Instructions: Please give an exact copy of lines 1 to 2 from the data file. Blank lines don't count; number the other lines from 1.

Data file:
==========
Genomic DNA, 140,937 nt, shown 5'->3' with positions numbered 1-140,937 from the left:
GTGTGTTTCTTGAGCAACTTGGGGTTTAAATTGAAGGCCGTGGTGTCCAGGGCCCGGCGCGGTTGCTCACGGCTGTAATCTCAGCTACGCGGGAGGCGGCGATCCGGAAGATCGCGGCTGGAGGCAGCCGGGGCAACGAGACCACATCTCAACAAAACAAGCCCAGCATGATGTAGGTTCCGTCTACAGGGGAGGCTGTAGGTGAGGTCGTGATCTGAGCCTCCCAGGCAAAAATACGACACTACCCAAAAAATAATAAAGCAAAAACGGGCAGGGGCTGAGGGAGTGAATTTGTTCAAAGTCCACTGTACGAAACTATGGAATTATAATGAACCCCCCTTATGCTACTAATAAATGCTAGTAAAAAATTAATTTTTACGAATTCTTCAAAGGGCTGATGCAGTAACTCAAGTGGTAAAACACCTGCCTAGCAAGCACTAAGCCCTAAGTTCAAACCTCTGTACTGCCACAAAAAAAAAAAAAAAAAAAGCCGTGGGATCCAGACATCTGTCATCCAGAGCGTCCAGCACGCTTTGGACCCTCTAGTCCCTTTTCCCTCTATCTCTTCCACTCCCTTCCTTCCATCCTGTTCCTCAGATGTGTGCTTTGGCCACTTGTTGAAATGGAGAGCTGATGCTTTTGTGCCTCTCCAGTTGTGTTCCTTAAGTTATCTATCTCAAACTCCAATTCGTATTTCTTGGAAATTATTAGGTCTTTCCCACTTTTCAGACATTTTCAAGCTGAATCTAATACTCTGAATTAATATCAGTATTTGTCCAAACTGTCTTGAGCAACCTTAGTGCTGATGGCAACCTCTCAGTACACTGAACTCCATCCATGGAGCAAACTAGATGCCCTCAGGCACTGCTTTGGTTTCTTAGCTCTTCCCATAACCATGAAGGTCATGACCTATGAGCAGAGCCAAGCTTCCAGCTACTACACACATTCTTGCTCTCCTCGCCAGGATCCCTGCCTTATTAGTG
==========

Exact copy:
Genomic DNA, 140,937 nt, shown 5'->3' with positions numbered 1-140,937 from the left:
GTGTGTTTCTTGAGCAACTTGGGGTTTAAATTGAAGGCCGTGGTGTCCAGGGCCCGGCGCGGTTGCTCACGGCTGTAATCTCAGCTACGCGGGAGGCGGCGATCCGGAAGATCGCGGCTGGAGGCAGCCGGGGCAACGAGACCACATCTCAACAAAACAAGCCCAGCATGATGTAGGTTCCGTCTACAGGGGAGGCTGTAGGTGAGGTCGTGATCTGAGCCTCCCAGGCAAAAATACGACACTACCCAAAAAATAATAAAGCAAAAACGGGCAGGGGCTGAGGGAGTGAATTTGTTCAAAGTCCACTGTACGAAACTATGGAATTATAATGAACCCCCCTTATGCTACTAATAAATGCTAGTAAAAAATTAATTTTTACGAATTCTTCAAAGGGCTGATGCAGTAACTCAAGTGGTAAAACACCTGCCTAGCAAGCACTAAGCCCTAAGTTCAAACCTCTGTACTGCCACAAAAAAAAAAAAAAAAAAAGCCGTGGGATCCAGACATCTGTCATCCAGAGCGTCCAGCACGCTTTGGACCCTCTAGTCCCTTTTCCCTCTATCTCTTCCACTCCCTTCCTTCCATCCTGTTCCTCAGATGTGTGCTTTGGCCACTTGTTGAAATGGAGAGCTGATGCTTTTGTGCCTCTCCAGTTGTGTTCCTTAAGTTATCTATCTCAAACTCCAATTCGTATTTCTTGGAAATTATTAGGTCTTTCCCACTTTTCAGACATTTTCAAGCTGAATCTAATACTCTGAATTAATATCAGTATTTGTCCAAACTGTCTTGAGCAACCTTAGTGCTGATGGCAACCTCTCAGTACACTGAACTCCATCCATGGAGCAAACTAGATGCCCTCAGGCACTGCTTTGGTTTCTTAGCTCTTCCCATAACCATGAAGGTCATGACCTATGAGCAGAGCCAAGCTTCCAGCTACTACACACATTCTTGCTCTCCTCGCCAGGATCCCTGCCTTATTAGTG